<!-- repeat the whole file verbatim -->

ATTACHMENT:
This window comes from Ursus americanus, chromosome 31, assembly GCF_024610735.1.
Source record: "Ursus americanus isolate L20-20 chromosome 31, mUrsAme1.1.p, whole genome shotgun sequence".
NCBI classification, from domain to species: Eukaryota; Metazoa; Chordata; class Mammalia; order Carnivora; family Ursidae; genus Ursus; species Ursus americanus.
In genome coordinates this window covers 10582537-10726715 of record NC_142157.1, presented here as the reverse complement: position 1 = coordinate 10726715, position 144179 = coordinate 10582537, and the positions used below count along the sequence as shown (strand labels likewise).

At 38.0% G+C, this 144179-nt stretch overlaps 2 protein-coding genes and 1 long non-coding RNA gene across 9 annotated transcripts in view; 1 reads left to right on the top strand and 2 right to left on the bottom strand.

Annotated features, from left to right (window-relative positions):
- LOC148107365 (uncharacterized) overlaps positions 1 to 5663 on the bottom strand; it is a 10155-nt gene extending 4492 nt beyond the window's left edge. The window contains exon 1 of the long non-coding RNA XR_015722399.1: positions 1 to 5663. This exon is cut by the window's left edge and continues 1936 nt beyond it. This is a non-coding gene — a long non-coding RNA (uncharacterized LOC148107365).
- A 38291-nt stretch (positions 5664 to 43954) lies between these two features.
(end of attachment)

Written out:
This window comes from Ursus americanus, chromosome 31, assembly GCF_024610735.1.
Source record: "Ursus americanus isolate L20-20 chromosome 31, mUrsAme1.1.p, whole genome shotgun sequence".
NCBI classification, from domain to species: Eukaryota; Metazoa; Chordata; class Mammalia; order Carnivora; family Ursidae; genus Ursus; species Ursus americanus.
In genome coordinates this window covers 10582537-10726715 of record NC_142157.1, presented here as the reverse complement: position 1 = coordinate 10726715, position 144179 = coordinate 10582537, and the positions used below count along the sequence as shown (strand labels likewise).

At 38.0% G+C, this 144179-nt stretch overlaps 2 protein-coding genes and 1 long non-coding RNA gene across 9 annotated transcripts in view; 1 reads left to right on the top strand and 2 right to left on the bottom strand.

Annotated features, from left to right (window-relative positions):
- LOC148107365 (uncharacterized) overlaps positions 1 to 5663 on the bottom strand; it is a 10155-nt gene extending 4492 nt beyond the window's left edge. The window contains exon 1 of the long non-coding RNA XR_015722399.1: positions 1 to 5663. This exon is cut by the window's left edge and continues 1936 nt beyond it. This is a non-coding gene — a long non-coding RNA (uncharacterized LOC148107365).
- A 38291-nt stretch (positions 5664 to 43954) lies between these two features.